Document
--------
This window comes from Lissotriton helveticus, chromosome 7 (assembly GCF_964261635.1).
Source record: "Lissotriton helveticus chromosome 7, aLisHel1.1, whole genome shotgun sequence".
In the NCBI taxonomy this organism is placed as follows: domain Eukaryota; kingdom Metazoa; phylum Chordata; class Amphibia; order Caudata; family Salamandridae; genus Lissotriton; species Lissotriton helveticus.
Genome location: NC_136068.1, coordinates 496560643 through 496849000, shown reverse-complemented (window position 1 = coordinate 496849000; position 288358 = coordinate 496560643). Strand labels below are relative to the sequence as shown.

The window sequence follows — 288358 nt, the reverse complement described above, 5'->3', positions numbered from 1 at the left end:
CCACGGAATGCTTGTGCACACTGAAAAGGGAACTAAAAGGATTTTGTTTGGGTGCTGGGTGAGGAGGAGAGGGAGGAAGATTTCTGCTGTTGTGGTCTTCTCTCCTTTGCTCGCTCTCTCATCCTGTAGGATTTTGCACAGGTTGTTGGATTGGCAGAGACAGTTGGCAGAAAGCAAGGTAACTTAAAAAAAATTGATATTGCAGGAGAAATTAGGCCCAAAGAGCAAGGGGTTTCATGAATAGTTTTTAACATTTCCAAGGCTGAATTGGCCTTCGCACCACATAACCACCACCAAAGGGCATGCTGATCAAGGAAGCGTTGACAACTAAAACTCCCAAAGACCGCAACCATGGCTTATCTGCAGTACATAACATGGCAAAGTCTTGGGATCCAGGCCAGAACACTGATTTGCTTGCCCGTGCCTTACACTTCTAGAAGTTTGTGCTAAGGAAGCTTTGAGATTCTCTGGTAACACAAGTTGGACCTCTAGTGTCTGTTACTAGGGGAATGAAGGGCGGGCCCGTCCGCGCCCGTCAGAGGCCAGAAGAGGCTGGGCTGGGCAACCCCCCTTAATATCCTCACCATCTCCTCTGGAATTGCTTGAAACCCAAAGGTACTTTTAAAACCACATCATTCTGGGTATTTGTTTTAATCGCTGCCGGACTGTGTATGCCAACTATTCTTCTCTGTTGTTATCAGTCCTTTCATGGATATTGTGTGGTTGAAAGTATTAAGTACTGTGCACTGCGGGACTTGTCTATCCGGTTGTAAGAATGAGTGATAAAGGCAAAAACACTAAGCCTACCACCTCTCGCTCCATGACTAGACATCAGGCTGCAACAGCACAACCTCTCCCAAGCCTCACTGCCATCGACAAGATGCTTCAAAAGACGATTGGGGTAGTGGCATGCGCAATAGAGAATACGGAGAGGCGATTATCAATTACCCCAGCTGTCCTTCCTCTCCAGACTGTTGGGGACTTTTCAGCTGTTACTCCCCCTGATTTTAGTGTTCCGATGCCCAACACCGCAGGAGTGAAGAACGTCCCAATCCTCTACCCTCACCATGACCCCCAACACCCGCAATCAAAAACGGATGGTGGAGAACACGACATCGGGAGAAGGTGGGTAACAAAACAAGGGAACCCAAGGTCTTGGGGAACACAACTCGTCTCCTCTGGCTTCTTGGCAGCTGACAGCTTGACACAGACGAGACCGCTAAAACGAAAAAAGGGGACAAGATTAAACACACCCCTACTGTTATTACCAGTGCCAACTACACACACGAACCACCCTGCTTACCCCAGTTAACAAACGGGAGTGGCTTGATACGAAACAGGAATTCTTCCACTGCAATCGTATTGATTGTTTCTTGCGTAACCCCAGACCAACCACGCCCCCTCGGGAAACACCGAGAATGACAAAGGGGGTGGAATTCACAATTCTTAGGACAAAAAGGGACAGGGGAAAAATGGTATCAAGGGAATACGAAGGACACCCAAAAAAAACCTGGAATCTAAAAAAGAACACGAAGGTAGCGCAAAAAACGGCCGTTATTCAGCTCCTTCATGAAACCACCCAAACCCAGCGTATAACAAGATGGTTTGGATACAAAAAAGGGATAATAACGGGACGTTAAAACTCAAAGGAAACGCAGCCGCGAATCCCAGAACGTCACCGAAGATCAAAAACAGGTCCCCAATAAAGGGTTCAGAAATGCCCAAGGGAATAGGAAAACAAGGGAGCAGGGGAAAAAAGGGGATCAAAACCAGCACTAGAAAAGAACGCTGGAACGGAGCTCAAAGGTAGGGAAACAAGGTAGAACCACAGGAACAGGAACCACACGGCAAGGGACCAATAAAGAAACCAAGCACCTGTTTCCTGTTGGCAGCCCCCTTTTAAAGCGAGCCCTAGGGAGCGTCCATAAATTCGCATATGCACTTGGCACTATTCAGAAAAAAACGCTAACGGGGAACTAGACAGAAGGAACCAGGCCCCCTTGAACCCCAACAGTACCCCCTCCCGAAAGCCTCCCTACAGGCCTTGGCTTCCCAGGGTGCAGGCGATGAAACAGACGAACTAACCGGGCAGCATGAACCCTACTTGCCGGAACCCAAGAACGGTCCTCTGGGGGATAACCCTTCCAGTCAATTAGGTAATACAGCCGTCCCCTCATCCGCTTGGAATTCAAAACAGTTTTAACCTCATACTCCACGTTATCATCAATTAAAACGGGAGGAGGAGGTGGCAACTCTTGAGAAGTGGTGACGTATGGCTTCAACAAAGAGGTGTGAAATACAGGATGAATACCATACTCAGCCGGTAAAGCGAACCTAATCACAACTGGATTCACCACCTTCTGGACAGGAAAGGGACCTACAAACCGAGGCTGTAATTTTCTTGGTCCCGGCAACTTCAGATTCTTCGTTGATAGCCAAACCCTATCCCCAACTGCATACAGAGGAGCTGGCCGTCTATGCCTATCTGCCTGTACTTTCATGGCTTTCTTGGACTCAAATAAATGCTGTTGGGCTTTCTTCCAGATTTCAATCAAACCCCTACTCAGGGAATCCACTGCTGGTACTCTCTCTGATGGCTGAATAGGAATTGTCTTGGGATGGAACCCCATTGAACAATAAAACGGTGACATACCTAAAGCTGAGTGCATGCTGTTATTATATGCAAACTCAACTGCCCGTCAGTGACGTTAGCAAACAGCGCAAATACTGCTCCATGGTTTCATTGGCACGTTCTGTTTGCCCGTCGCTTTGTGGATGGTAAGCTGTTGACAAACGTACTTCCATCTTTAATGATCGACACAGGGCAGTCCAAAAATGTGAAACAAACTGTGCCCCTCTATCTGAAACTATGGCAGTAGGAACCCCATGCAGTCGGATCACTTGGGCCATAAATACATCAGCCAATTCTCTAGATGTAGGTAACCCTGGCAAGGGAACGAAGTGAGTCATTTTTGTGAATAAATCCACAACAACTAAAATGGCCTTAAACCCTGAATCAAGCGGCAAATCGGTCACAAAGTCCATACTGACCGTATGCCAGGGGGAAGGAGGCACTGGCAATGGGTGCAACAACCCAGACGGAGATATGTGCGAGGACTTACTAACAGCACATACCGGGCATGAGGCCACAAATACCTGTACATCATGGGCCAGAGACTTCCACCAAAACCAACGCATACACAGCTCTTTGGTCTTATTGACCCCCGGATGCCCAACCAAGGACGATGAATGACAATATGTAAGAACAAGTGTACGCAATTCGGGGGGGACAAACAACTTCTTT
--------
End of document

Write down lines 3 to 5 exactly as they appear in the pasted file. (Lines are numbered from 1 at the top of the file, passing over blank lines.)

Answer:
In the NCBI taxonomy this organism is placed as follows: domain Eukaryota; kingdom Metazoa; phylum Chordata; class Amphibia; order Caudata; family Salamandridae; genus Lissotriton; species Lissotriton helveticus.
Genome location: NC_136068.1, coordinates 496560643 through 496849000, shown reverse-complemented (window position 1 = coordinate 496849000; position 288358 = coordinate 496560643). Strand labels below are relative to the sequence as shown.

The window sequence follows — 288358 nt, the reverse complement described above, 5'->3', positions numbered from 1 at the left end: